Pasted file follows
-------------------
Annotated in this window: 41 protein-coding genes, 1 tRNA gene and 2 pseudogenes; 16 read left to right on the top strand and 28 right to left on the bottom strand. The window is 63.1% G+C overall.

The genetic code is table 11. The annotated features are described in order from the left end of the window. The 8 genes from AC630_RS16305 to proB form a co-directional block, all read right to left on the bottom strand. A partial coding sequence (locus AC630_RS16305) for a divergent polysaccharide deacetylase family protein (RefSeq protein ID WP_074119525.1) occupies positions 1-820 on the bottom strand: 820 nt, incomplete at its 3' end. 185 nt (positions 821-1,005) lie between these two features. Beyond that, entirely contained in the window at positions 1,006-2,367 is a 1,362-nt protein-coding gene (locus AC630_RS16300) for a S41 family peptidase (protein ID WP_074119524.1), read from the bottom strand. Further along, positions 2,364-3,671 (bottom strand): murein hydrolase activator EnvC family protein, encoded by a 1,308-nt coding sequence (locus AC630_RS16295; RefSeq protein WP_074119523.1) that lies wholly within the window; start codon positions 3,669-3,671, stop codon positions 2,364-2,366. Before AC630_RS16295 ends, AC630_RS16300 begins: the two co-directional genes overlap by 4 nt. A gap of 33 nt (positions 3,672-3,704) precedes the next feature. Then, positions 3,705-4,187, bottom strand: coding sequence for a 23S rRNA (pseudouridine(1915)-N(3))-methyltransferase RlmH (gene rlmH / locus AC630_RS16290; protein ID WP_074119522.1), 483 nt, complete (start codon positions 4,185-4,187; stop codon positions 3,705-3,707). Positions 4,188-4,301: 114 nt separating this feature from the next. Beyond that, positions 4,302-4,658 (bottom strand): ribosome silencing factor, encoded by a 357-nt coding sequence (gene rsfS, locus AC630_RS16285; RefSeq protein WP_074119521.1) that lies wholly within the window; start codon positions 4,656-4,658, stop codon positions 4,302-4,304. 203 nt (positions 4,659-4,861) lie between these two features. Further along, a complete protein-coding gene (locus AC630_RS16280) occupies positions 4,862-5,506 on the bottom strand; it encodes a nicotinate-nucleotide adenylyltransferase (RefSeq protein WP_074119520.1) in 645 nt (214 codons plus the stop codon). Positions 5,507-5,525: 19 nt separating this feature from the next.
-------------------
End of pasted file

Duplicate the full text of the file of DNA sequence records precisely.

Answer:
Annotated in this window: 41 protein-coding genes, 1 tRNA gene and 2 pseudogenes; 16 read left to right on the top strand and 28 right to left on the bottom strand. The window is 63.1% G+C overall.

The genetic code is table 11. The annotated features are described in order from the left end of the window. The 8 genes from AC630_RS16305 to proB form a co-directional block, all read right to left on the bottom strand. A partial coding sequence (locus AC630_RS16305) for a divergent polysaccharide deacetylase family protein (RefSeq protein ID WP_074119525.1) occupies positions 1-820 on the bottom strand: 820 nt, incomplete at its 3' end. 185 nt (positions 821-1,005) lie between these two features. Beyond that, entirely contained in the window at positions 1,006-2,367 is a 1,362-nt protein-coding gene (locus AC630_RS16300) for a S41 family peptidase (protein ID WP_074119524.1), read from the bottom strand. Further along, positions 2,364-3,671 (bottom strand): murein hydrolase activator EnvC family protein, encoded by a 1,308-nt coding sequence (locus AC630_RS16295; RefSeq protein WP_074119523.1) that lies wholly within the window; start codon positions 3,669-3,671, stop codon positions 2,364-2,366. Before AC630_RS16295 ends, AC630_RS16300 begins: the two co-directional genes overlap by 4 nt. A gap of 33 nt (positions 3,672-3,704) precedes the next feature. Then, positions 3,705-4,187, bottom strand: coding sequence for a 23S rRNA (pseudouridine(1915)-N(3))-methyltransferase RlmH (gene rlmH / locus AC630_RS16290; protein ID WP_074119522.1), 483 nt, complete (start codon positions 4,185-4,187; stop codon positions 3,705-3,707). Positions 4,188-4,301: 114 nt separating this feature from the next. Beyond that, positions 4,302-4,658 (bottom strand): ribosome silencing factor, encoded by a 357-nt coding sequence (gene rsfS, locus AC630_RS16285; RefSeq protein WP_074119521.1) that lies wholly within the window; start codon positions 4,656-4,658, stop codon positions 4,302-4,304. 203 nt (positions 4,659-4,861) lie between these two features. Further along, a complete protein-coding gene (locus AC630_RS16280) occupies positions 4,862-5,506 on the bottom strand; it encodes a nicotinate-nucleotide adenylyltransferase (RefSeq protein WP_074119520.1) in 645 nt (214 codons plus the stop codon). Positions 5,507-5,525: 19 nt separating this feature from the next.